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The next day we started early to walk to a waterfall an hour or so from the camp. However as we set off the heavens opened and torrential rain fell for the next half an hour, making the route to the waterfall dangerous. Wat took a vote and 9 people voted to not to go to the waterfall, leaving me as the sole yes-voter, but when somebody mentioned the leaches it was suddenly 10-0.

Having given the waterfall a miss we got to the elephant sanctuary earlier than planned. I am not generally a fan of these kinds of activities – you can never be sure of how the animals are treated when you're not there, and even if they are treated well, I'm not sure they would be roaming around with a big box with 2 people on their backs given the choice. But alas, it was part of the tour and apparently the place where we were visiting was a sanctuary for elephants who had been used for logging but were no longer required, and without them bringing in some kind of income there would be no way to look after them. So anyway, the hour or so long elephant ride was quite fun; we fed them sugar cane, they took a bath and one of them had their almost new-born with them who was pretty cute. I still have reservations about this kind of activity but from what I could make it the elephants were not maltreated which I suppose is one thing.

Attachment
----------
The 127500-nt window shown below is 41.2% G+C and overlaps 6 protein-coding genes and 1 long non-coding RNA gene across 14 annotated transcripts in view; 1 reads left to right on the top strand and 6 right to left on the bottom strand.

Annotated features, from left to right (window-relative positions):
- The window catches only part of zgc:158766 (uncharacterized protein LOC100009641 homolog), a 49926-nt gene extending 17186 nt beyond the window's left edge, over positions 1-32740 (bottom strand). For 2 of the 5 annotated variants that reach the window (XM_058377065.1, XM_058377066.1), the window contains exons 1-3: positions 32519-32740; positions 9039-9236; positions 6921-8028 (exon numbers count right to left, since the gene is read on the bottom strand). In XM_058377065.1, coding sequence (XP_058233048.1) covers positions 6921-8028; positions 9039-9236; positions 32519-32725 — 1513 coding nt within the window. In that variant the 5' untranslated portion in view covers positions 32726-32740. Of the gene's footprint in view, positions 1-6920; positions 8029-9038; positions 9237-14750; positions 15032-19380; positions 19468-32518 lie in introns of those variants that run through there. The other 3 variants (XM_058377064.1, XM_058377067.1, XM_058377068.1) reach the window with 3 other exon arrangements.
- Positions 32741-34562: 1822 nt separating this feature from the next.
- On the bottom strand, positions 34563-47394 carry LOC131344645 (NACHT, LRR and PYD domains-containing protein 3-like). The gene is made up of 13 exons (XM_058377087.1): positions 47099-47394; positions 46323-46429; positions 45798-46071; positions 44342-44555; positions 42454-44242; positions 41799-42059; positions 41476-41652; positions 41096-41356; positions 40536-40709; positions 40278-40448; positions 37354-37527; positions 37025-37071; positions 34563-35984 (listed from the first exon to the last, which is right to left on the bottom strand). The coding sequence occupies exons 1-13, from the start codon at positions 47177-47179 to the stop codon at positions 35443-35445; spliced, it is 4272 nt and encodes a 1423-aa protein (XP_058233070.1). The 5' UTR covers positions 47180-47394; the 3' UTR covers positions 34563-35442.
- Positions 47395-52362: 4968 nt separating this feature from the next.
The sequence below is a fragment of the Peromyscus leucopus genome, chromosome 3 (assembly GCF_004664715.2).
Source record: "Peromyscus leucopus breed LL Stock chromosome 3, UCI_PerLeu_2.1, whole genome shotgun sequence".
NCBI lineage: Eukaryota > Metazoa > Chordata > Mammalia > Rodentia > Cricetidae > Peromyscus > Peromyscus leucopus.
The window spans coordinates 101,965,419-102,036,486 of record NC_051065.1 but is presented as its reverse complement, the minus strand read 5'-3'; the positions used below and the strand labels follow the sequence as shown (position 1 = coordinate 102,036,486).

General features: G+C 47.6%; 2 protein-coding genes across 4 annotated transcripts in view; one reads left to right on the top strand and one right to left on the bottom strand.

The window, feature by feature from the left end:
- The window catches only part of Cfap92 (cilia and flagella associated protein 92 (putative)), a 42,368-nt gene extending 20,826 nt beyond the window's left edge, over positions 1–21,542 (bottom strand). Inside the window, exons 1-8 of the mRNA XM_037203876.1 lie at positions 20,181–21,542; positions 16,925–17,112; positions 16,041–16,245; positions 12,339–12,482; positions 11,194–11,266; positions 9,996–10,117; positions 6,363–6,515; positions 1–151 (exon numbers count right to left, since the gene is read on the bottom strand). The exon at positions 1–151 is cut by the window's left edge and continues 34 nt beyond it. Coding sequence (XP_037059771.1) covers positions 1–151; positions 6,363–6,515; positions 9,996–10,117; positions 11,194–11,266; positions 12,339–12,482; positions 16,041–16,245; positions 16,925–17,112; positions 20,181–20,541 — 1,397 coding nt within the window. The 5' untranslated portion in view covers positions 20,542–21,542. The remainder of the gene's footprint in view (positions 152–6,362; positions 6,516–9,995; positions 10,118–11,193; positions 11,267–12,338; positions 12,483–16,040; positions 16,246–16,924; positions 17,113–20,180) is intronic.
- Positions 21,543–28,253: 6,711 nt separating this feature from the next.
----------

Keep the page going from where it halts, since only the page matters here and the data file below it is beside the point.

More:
To finish the 2 days of activities off, we white water rafted down the river. I've been white water rafting in faster water before, but this was still fun. Half way down the river, we swapped to a bamboo raft and meandered the rest of the way to where the land rover was waiting to pick us up. The bamboo rafting was pretty low-octane stuff, but not a bad way to finish what had been a really good 2 day “trek”. If they just dropped the activities on day 1 before the walking begun it would have been so much better, but the impression I got was that every trek company does the same so perhaps its a requirement for the licence.